A prominent army leader who founded the Burmese army along with independence hero Gen Aung San has said that the government’s decision to move its administrative offices 400 km north of Rangoon to Pyinmana is because the regime fears a possible uprising.
Brig-Gen Kyaw Zaw, a member of the “Thirty Comrades,” who fought for independence for Burma from British rule, commented that the junta is not worried about an American seaborne invasion—the most touted reason—but is afraid of its own people, who are tiring with the regime. If people take to the streets in Rangoon or elsewhere, it would be easy to continue to run the country’s administrative affairs from Pyinmana, in central Burma, while sending troops to quell protests or an uprising, the general told Washington-based Radio Free Asia.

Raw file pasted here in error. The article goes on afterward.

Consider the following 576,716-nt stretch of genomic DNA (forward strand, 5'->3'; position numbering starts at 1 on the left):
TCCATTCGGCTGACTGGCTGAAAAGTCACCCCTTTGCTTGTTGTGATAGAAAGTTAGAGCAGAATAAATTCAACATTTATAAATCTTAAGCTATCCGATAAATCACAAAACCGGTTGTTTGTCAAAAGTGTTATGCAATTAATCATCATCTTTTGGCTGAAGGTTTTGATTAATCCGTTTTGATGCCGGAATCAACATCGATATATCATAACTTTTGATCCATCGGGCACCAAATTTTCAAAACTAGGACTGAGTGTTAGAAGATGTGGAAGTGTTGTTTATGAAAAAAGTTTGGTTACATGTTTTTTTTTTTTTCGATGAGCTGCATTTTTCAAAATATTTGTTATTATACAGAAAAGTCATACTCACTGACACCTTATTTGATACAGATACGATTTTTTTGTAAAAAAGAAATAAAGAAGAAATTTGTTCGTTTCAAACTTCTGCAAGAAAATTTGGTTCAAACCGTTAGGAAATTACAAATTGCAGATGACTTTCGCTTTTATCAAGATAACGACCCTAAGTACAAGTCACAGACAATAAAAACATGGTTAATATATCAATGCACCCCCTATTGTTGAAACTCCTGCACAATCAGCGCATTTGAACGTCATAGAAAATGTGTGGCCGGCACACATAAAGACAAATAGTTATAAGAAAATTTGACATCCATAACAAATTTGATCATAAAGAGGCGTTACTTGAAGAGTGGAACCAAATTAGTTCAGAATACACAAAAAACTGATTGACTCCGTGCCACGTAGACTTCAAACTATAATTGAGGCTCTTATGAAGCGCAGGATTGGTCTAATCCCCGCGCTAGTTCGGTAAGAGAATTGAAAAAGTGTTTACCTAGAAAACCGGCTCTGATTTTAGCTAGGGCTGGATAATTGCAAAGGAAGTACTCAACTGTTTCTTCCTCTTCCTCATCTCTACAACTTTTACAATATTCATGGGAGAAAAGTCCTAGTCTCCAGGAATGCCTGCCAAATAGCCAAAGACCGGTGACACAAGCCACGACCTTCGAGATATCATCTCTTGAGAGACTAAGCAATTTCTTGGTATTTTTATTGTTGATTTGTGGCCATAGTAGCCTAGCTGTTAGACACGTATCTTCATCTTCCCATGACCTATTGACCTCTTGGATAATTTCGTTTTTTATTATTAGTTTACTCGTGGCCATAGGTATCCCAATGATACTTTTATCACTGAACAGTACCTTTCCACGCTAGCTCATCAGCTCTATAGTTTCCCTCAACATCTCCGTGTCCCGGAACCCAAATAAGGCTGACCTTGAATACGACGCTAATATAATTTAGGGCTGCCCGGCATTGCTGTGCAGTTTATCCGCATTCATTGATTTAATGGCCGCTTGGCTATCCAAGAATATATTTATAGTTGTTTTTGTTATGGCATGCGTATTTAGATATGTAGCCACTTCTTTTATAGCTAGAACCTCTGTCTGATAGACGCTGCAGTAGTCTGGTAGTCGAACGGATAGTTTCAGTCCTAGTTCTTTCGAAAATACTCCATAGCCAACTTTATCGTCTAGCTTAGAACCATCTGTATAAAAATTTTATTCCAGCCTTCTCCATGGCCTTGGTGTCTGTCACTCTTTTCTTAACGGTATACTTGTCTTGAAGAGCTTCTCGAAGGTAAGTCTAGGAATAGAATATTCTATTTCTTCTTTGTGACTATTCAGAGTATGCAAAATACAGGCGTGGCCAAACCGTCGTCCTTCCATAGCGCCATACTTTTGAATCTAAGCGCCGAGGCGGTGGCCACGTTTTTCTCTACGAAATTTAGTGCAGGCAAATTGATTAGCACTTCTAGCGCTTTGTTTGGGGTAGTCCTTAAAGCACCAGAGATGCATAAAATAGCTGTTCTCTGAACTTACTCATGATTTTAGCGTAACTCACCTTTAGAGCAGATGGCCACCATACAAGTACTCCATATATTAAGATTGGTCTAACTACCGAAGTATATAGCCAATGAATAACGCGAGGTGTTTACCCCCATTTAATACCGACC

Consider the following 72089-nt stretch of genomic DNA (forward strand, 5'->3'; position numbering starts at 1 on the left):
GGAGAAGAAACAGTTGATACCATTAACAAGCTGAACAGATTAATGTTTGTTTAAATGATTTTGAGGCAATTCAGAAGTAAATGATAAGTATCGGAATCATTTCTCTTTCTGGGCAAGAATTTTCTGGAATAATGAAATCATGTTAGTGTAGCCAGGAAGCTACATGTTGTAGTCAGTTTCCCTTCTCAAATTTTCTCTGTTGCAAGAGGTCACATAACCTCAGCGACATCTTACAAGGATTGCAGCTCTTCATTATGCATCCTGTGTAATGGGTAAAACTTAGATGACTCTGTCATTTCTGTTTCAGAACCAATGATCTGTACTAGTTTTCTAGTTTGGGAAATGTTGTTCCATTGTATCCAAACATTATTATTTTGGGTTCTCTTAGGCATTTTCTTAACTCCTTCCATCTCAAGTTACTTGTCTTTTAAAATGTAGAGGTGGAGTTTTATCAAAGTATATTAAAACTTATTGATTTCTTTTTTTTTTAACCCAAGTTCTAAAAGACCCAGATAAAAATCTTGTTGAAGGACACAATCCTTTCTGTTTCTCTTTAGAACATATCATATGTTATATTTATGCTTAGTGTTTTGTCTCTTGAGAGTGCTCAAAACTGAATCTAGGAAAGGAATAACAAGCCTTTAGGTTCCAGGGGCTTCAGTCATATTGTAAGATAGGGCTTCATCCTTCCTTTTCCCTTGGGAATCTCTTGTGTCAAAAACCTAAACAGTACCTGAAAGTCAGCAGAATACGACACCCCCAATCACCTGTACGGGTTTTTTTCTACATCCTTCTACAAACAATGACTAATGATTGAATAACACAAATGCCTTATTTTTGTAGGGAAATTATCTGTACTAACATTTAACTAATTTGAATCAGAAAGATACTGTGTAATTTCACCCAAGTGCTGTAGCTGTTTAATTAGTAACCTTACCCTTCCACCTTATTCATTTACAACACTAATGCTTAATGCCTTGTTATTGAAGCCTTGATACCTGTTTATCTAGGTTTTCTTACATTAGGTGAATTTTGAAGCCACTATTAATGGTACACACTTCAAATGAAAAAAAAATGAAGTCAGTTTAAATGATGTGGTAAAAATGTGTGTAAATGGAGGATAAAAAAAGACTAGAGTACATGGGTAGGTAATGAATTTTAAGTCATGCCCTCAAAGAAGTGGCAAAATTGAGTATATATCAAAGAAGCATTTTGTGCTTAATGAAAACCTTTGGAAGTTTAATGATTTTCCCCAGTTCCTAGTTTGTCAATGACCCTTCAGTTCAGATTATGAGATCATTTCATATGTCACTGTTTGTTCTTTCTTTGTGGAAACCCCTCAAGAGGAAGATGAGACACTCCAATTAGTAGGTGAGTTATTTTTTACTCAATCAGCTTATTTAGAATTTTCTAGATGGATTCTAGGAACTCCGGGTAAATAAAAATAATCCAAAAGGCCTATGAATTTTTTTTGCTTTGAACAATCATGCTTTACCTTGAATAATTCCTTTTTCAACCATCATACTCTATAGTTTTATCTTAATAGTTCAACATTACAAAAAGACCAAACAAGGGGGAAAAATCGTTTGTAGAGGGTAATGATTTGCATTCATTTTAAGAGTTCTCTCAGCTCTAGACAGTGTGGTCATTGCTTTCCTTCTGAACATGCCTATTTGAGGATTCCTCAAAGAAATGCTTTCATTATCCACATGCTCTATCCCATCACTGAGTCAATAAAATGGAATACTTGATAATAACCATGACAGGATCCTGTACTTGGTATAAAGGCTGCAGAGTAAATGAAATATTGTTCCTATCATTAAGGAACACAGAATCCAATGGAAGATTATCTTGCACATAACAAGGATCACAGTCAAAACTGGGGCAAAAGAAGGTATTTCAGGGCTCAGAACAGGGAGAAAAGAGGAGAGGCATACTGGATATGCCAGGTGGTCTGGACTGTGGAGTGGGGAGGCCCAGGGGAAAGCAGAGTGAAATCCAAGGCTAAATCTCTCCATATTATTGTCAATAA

The 86-year-old general, now living in exile in China, said that his former comrade Aung San had himself once used Pyinmana as a military headquarters because of its comparatively remote location, surrounded by dense forest and in a mountain range from which it would be easy to launch guerilla warfare against invaders, whether Japanese or British. Combined with its distance from the sea and beaches, Aung San thought it was a good strategic location, Kyaw Zaw told the radio station.